AUBURN HILLS, MI – Turbocharged hybrids, electrically actuated turbochargers and electrically driven compressors to mitigate turbo lag figure prominently in the powertrain future, according to BorgWarner executives.

With one-third of the global turbocharger market, BorgWarner is banking on continued growth as engine downsizing continues. CEO James Verrier says he often fields questions about potential loss of market share now that rivals Bosch and Continental entered the sector several years ago.

“The answer is, ‘Heck no.’ We’re not and we won’t,” Verrier tells journalists. Honeywell (maker of Garrett turbochargers) is BorgWarner’s chief turbo rival, followed by IHI of Japan and Mitsubishi Heavy Industries.

In 2006, 7.2% of light vehicles sold in the U.S. had turbocharged gasoline and diesel engines, and that figure has grown every year since, to 25.6% in 2016, according to WardsAuto data. Meanwhile in Europe, the penetration rate of turbocharged engines is approaching 70%, Honeywell executives have said.

Even though turbochargers historically have been associated with high-performance sports cars, BorgWarner Chief Technical Officer Chris Thomas says they also will play a key role in future fuel sippers.

“Most people think of hybrids and say, ‘Well, they don’t have turbochargers.’ Well, that’s not true in the future,” says Thomas, citing 18% of hybrids and mild hybrids using turbochargers currently. Ten years from now, he projects that figure will reach 56%.

Based on his discussions with OEM powertrain executives, Thomas says the “next-generation gasoline engines will have turbochargers on them” and will benefit from the fuel-saving Miller combustion cycle and aggressive use of exhaust-gas recirculation. “And those types of powertrains are what will be in hybrids.”

Turbocharged hybrids will help BorgWarner grow its revenues derived from the hybrid sector 54% by 2023. By then, 42% of hybrids are expected to carry BorgWarner technology and an average $225 of content per vehicle. Currently, the supplier says 20% of hybrids use its technology, for an average content per vehicle of $140.

Within the next few weeks in Europe, BorgWarner is launching its eBooster electrically driven compressor, designed to augment a traditional turbocharger and eliminate the pause that has hindered turbochargers over the years as they spool up with exhaust gas.

 “When you accelerate, the eBooster will blow air into the engine before the turbocharger can spool up,” Thomas says. “This will enable the next round of downsizing in engines.”

The first application in Europe pairs the technology with a 48V electrical system, but the eBooster is compatible with 12V systems as well. He says the supplier has customers who want both versions. A 12V system can route up to 2 kW of power to the eBooster, while a 48V system can deliver up to 8 kW, a BorgWarner executive says.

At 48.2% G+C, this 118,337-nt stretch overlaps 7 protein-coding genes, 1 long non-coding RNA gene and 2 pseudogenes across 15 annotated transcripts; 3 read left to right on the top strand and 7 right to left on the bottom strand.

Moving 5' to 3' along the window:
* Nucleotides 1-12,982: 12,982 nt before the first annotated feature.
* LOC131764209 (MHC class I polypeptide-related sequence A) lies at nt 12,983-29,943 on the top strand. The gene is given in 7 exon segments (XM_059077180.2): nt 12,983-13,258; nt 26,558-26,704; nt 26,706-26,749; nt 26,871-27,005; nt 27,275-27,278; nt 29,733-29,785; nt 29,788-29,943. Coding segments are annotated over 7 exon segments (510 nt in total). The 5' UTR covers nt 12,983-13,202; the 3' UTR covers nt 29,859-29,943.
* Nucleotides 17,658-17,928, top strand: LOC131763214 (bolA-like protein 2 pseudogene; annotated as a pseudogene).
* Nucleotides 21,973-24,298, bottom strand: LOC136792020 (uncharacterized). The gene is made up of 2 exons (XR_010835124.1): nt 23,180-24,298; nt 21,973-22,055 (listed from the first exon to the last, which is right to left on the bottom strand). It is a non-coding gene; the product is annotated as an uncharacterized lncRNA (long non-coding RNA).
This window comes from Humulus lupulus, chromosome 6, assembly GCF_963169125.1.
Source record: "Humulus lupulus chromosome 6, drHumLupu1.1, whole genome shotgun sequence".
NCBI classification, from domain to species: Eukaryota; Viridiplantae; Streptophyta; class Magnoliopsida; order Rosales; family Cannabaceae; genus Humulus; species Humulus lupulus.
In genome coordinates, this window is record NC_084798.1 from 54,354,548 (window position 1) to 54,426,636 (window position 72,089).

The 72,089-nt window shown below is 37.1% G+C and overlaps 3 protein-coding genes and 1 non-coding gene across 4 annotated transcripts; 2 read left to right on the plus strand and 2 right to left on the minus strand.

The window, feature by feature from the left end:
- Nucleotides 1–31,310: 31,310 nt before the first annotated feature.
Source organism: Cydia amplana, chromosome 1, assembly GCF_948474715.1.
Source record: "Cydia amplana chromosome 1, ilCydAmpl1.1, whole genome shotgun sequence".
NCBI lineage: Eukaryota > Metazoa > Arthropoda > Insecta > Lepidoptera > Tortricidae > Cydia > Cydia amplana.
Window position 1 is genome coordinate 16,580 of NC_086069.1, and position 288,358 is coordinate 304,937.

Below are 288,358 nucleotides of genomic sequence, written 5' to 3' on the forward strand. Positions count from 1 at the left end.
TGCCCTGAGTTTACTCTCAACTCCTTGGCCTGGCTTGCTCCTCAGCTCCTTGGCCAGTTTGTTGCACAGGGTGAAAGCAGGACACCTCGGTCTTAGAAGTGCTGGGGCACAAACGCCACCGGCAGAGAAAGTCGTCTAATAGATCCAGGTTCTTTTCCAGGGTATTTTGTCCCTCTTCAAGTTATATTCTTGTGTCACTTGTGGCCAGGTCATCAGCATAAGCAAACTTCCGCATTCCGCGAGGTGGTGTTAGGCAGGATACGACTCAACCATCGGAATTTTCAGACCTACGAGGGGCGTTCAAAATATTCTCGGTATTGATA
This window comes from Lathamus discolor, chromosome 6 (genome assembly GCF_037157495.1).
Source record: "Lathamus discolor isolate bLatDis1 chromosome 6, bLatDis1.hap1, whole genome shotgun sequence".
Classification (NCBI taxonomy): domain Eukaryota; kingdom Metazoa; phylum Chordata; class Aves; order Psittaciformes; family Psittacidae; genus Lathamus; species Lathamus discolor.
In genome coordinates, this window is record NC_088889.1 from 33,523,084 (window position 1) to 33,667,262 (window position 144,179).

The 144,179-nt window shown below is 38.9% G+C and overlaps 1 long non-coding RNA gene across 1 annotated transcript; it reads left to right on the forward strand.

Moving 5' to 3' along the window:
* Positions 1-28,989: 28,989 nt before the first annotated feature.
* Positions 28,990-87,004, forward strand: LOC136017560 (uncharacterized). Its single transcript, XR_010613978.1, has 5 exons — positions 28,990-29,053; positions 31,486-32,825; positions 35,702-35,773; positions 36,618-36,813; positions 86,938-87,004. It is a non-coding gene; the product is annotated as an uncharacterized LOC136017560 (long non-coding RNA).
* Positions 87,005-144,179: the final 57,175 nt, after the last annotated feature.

The supplier offers up test drives in a modified Ford Mustang with the production 2.3L 4-cyl. engine mated to the eBooster and a larger, high-pressure BorgWarner turbocharger used for Indy race cars.

The prototype produces 415 hp and 320 lb.-ft. (434 Nm) of torque at 2,000 rpm, while the factory-installed Ford 2.3L produces 310 hp at 275 lb.-ft. (373 Nm) at 2,000 rpm, based on data measured at the rear wheels. But the observed fuel economy between the two is basically the same, the supplier notes.

BorgWarner built the concept to demonstrate it also could outgun Ford’s factory-installed 5.0L V-8, which produces 385 hp and 290 lb.-ft. (393 Nm) of torque at 2,000 rpm – again, based on data measured at the rear wheels.

The test car is a bucking bronco at step-off, spinning the rear wheels and requiring a steady hand on the tiller as the prototype struggles to stay in a straight line. There is no turbo lag, and the prodigious boost continues building at high engine speeds.

Thomas calls it a “dramatic” demonstration vehicle that delivers V-8 throttle response and 4-cyl. fuel economy, which he says is 35% better than the V-8.

New technologies are coming along, but BorgWarner expects conventional mechanically driven turbochargers, particularly its variable-turbine geometry unit now featured on new 4-cyl. engines in both the Porsche 718 Boxster and Cayman, will not go away.

“Current turbochargers in production still bring a lot of benefits and downsizing possibilities for internal-combustion engines,” Joseph Fadool, president and general manager of BorgWarner’s Morse Systems division, tells WardsAuto.

“When you start looking at further steps in downsizing, we find the eBooster enables you to optimize the traditional turbo and not worry about your starting from a standstill,” he says. “You get that immediate transient response using the eBooster.”

Other suppliers are delivering similar electrically driven compressors but in small volume. “We are confident by the end of next year, we will be the highest-volume eBooster manufacturer in the world,” Fadool says.

Another benefit of the eBooster is its ability to regenerate airflow that cycles exhaust-gas energy through the motor and back to the battery, instead of routing excess air through a wastegate.

BorgWarner identifies Volkswagen as its largest customers globally and supplies the automaker with turbochargers for both gasoline and diesel engines.

Despite VW’s regulatory troubles over diesel engines equipped with illegal devices to cheat on emissions tests, Verrier says BorgWarner is not seeing an impact from reduced turbocharger volume with VW.

“We have a long relationship with VW, and it continues on,” he says.